Republican Senator Joni Ernst is calling on the Pentagon to find new suppliers and stockpiling critical minerals, like cobalt and lithium “which are used to product engines, night vision equipment and other modern military technologies,” Ernst says. “For instance, the Air Force’s premier fighter jet, the F22, is made with layers of titanium alloy, much of which is sourced from Russia and China.”
Ernst, a member of the Senate Armed Services Committee, is joining with a Democrat from West Virginia to sponsor legislation that would update the list of critical minerals in the National Defense Stockpile. Ernst says the U.S. must find new sources rather than rely on mining in places like China.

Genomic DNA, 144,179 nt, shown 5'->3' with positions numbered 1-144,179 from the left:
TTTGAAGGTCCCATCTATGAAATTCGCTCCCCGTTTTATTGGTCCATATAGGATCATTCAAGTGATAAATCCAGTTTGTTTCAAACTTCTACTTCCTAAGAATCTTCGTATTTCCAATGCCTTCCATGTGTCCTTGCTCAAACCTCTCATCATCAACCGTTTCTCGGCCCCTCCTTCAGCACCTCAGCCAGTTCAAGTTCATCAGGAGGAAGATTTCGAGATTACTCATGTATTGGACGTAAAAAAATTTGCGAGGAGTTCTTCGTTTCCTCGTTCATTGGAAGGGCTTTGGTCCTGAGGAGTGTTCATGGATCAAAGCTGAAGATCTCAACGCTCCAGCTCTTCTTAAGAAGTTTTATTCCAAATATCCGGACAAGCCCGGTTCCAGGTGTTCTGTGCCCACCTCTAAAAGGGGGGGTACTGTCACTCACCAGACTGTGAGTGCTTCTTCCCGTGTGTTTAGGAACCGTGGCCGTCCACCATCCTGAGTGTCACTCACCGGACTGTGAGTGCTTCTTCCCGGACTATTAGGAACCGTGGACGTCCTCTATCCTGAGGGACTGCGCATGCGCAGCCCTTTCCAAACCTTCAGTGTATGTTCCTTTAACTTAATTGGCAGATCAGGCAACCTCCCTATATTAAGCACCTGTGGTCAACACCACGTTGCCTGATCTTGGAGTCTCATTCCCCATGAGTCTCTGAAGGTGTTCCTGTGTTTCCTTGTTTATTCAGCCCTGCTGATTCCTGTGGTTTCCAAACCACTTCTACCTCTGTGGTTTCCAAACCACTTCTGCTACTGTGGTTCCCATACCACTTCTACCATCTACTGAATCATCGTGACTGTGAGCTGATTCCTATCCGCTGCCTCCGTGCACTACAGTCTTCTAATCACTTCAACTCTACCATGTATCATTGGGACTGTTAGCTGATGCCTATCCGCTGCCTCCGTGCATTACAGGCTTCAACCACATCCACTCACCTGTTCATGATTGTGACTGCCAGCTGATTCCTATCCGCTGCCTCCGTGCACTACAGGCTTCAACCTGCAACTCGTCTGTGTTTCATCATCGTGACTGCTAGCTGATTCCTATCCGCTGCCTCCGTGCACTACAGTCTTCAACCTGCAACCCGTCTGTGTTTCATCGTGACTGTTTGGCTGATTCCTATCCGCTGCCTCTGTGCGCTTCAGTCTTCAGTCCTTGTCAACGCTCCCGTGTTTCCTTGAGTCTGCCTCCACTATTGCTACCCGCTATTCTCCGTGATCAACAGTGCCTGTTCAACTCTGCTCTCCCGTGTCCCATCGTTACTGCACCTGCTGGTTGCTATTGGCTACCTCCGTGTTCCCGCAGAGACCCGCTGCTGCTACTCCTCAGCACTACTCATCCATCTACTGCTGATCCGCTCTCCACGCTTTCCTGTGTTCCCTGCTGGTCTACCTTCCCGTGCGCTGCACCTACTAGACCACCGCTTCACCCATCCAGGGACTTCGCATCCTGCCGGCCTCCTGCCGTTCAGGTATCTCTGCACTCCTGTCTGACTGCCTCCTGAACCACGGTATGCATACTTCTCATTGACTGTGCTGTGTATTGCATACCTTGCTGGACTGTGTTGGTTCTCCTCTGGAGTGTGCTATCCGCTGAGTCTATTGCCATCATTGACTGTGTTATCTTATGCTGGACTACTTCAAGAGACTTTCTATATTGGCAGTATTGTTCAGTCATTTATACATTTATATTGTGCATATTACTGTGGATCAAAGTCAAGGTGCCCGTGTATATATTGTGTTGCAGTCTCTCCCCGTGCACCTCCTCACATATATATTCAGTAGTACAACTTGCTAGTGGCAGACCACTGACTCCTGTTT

“If we opened up our own mining and resourcing here in the United States it would alleviate part of the problem,” Ernst says. “Those minerals that we don’t have here domestically, then we do have partners and allies that we can rely on around the globe.”
Africa and Australia are the site of mining operations that yield the types of critical minerals needed, according to Ernst. She cites a 2019 report that found China provides 82 percent of the world supply of tungsten which is used to strengthen other metals.
“Bottom line, we can’t allow China and Afghanistan and others to control the minerals that we need for our national defense,” Ernst says.
A Chinese company is currently negotiating with the Taliban to tap into one of the world’s largest reserves of copper and security analysts expect China to seek
access to Afghanistan’s untapped reserves of uranium, iron ore and other minerals,